Early Detection of Research Trends

This post aims to act like a hub for all the relevant information about my doctoral work. It will be constantly updated with new source and developments.


Being able to rapidly recognise new research trends is strategic for many stakeholders, including universities, institutional funding bodies, academic publishers and companies. The literature presents several approaches to identifying the emergence of new research topics, which rely on the assumption that the topic is already exhibiting a certain degree of popularity and consistently referred to by a community of researchers. However, detecting the emergence of a new research area at an embryonic stage, i.e., before the topic has been consistently labelled by a community of researchers and associated with a number of publications, is still an open challenge. In this dissertation, we begin to address this challenge by performing a study of the dynamics preceding the creation of new topics. This study indicates that the emergence of a new topic is anticipated by a significant increase in the pace of collaboration between relevant research areas, which can be seen as the ‘ancestors’ of the new topic. Based on this understanding, we developed Augur, a novel approach to effectively detecting the emergence of new research topics. Augur analyses the diachronic relationships between research areas and is able to detect clusters of topics that exhibit dynamics correlated with the emergence of new research topics. Here we also present the Advanced Clique Percolation Method (ACPM), a new community detection algorithm developed specifically for supporting this task. Augur was evaluated on a gold standard of 1,408 debutant topics in the 2000-2011 timeframe and outperformed four alternative approaches in terms of both precision and recall.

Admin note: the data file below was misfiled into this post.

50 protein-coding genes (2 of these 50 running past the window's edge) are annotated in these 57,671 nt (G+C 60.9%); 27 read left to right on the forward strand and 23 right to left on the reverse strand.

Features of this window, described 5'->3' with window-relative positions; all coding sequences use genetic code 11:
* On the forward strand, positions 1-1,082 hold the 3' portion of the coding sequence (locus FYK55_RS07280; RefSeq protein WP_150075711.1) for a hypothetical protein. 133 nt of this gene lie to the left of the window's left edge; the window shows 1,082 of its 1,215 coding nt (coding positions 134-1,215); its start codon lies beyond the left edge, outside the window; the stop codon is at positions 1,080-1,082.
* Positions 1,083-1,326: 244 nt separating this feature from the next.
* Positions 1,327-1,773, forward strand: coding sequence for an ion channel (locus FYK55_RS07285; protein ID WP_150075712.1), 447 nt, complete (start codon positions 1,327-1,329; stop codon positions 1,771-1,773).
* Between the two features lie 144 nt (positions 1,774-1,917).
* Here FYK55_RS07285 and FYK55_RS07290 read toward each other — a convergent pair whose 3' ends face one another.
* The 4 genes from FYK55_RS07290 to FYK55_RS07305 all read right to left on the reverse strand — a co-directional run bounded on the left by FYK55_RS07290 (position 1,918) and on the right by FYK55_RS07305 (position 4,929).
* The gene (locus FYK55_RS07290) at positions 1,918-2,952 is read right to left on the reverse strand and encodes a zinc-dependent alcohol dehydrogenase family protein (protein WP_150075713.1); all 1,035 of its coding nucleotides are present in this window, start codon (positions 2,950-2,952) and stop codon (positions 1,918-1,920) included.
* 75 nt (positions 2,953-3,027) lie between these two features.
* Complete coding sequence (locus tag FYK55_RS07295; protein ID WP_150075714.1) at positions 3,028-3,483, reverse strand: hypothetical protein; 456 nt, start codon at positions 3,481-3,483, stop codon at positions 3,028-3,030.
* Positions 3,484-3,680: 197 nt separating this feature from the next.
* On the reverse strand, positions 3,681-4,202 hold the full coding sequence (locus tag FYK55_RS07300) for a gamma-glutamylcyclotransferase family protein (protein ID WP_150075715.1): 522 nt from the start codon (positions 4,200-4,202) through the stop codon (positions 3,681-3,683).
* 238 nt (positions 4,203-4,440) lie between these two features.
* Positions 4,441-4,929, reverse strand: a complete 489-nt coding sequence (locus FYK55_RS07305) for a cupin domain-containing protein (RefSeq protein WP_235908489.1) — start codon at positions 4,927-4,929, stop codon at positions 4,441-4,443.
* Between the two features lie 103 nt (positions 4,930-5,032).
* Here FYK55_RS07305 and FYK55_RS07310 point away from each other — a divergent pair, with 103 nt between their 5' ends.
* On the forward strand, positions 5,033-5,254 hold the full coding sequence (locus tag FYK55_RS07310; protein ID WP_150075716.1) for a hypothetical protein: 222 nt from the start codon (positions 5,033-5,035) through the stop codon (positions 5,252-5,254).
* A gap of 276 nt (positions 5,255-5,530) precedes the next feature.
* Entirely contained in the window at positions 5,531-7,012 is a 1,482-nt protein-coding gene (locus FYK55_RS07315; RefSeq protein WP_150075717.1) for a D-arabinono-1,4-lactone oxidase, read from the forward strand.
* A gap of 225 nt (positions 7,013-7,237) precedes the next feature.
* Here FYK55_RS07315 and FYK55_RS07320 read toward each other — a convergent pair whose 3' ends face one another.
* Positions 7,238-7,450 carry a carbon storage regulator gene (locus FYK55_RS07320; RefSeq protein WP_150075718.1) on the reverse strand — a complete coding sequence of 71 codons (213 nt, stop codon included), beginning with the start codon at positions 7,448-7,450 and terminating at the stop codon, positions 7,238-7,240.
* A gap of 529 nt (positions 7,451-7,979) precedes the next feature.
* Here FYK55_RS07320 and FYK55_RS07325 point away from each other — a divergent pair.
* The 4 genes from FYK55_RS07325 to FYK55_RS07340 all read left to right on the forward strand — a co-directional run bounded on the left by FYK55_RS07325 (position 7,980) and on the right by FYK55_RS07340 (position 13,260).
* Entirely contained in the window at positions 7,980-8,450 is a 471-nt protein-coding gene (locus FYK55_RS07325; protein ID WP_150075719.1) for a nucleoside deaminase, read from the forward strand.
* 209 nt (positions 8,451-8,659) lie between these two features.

(I submitted my PhD dissertation on 28 Nov 2018: post.)

Relevant Papers (in chronological order)

On the 8th February 2017, I gave a seminar to my department in which I described my doctoral work, including hypotheses, research questions, main assumptions, approaches and some preliminary results. To replay the seminar follow this link: PLAY